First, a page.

Nintendo and Yuzu creators reach settlement, emulator will shut down

A sad Mario next to the Yuzu emulator logo
Credit: Nintendo/Yuzu

A sad Mario next to the Yuzu emulator logo
Credit: Nintendo/Yuzu

A week after Nintendo launched a lawsuit against the Yuzu emulator creators it has been revealed that both parties reached a settlement that will see Tropic Haze, the company behind Yuzu, pay Nintendo $2.4 million as well as the discontinuation of the emulation project.

The information was shared by Game File's Stephen Totilo, who revealed that on top of handing Nintendo millions of dollars as compensation and shutting down Yuzu, the current Yuzu website will also become Nintendo's.

Yuzu creators intended the emulator to serve as a means of preserving retro titles that aren't easily available on Nintendo's platforms. Sadly, users utilised Yuzu to pirate new releases, with Nintendo using Tears of the Kingdom as an example of how the emulator was a tool to enable piracy at a large scale.

The Yuzu owners issued a statement via social media confirming that support for both the Yuzu emulator and Citra, a Nintendo 3DS emulator, will be discontinued. The code repositories will go offline, the Patreon accounts and Discord servers will be closed, and finally, both the Yuzu and Citra websites will be shut down.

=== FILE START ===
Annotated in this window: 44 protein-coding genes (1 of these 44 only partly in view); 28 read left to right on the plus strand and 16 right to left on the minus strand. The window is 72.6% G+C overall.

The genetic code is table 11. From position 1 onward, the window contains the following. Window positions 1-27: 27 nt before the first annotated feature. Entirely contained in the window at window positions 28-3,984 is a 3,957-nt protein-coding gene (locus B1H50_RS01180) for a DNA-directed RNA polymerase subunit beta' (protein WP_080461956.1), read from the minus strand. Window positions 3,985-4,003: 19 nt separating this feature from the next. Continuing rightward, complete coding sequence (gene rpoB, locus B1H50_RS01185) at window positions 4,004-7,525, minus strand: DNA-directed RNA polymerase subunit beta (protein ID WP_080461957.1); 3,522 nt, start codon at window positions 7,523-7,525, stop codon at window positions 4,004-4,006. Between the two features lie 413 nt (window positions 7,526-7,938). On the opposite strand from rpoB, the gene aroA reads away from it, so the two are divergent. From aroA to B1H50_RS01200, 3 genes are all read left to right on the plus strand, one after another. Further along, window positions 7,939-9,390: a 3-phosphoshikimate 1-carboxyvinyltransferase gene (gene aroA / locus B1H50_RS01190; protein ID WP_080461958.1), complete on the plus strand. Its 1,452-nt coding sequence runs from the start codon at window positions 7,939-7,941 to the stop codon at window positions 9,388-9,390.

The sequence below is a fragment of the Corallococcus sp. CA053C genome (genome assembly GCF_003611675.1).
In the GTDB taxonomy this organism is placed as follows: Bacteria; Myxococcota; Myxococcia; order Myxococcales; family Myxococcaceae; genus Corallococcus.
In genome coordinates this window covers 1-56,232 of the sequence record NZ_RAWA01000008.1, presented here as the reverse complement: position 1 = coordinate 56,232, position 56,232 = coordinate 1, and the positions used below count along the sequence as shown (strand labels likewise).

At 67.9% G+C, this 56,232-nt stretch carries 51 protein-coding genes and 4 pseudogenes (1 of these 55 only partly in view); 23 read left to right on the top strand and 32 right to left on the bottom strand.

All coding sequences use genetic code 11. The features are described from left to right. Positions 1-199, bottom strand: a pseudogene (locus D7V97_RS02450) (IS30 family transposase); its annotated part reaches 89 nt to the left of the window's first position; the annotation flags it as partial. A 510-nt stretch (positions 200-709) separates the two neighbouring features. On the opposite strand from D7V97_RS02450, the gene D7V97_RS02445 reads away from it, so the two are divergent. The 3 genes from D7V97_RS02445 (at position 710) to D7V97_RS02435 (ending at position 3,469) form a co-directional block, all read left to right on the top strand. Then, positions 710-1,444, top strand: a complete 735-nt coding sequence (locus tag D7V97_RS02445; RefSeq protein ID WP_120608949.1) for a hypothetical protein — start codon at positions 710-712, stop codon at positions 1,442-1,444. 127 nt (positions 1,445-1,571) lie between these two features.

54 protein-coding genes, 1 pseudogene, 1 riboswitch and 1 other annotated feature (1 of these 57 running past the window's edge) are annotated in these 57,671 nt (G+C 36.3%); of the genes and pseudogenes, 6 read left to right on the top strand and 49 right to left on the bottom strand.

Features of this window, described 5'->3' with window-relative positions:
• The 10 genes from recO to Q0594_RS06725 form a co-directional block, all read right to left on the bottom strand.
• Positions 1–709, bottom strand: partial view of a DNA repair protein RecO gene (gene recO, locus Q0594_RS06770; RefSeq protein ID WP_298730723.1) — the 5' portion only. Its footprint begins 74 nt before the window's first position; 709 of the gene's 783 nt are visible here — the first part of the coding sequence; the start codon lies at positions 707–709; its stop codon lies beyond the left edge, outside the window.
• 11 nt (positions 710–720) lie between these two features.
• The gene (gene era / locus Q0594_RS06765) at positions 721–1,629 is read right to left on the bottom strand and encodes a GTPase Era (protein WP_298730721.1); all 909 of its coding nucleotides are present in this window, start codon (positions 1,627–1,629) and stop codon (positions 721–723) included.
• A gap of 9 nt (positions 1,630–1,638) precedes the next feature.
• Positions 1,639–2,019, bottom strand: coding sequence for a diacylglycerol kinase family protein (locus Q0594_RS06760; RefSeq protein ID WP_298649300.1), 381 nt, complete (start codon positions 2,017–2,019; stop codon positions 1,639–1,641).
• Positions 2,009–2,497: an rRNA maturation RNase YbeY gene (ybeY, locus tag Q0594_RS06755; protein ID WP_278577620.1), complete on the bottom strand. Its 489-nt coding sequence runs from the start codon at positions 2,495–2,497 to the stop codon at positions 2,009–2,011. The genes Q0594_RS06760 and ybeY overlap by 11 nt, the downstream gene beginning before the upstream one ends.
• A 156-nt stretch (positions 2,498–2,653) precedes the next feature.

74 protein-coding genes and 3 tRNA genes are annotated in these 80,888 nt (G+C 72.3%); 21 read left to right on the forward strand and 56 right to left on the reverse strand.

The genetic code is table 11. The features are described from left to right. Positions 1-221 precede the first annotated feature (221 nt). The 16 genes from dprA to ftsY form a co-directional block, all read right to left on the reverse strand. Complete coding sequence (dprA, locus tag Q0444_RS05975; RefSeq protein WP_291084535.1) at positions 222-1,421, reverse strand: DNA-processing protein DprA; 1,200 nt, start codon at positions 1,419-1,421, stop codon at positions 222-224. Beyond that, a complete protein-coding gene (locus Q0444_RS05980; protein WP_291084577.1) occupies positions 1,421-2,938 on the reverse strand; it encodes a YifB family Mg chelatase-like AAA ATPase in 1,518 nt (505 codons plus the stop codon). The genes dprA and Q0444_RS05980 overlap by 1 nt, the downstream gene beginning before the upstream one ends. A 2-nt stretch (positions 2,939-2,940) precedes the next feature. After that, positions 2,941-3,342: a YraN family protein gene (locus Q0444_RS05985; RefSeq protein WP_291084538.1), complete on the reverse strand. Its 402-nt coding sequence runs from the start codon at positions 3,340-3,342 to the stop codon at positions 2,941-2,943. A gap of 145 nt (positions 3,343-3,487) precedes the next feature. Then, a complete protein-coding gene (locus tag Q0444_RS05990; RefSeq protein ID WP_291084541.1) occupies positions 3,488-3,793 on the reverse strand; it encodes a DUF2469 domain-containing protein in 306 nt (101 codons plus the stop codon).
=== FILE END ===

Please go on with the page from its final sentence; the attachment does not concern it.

Princess Zelda holding the master sword in Tears of the Kingdom
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Credit: Nintendo
Tears of the Kingdom was leaked before it released

"Yuzu and its team have always been against piracy. We started the projects in good faith, out of passion for Nintendo and its consoles and games, and were not intending to cause harm. But we see now that because our projects can circumvent Nintendo's technological protection measures and allow users to play games outside of authorized hardware, they have led to extensive piracy."

The Nintendo lawsuit mentioned how their latest Zelda title, Tears of the Kingdom, was not only pirated more than 1 million times but that it had allowed content to leak before it was officially released.

The Yuzu statement added: "We have been deeply disappointed when users have used our software to leak game content prior to its release and ruin the experience for legitimate purchasers and fans."

If you were one of those who used Yuzu for its intended purpose, then it'll be a sad thing to see it go out the way it is. But it's hard to blame Nintendo when the company is well within its right to take action.

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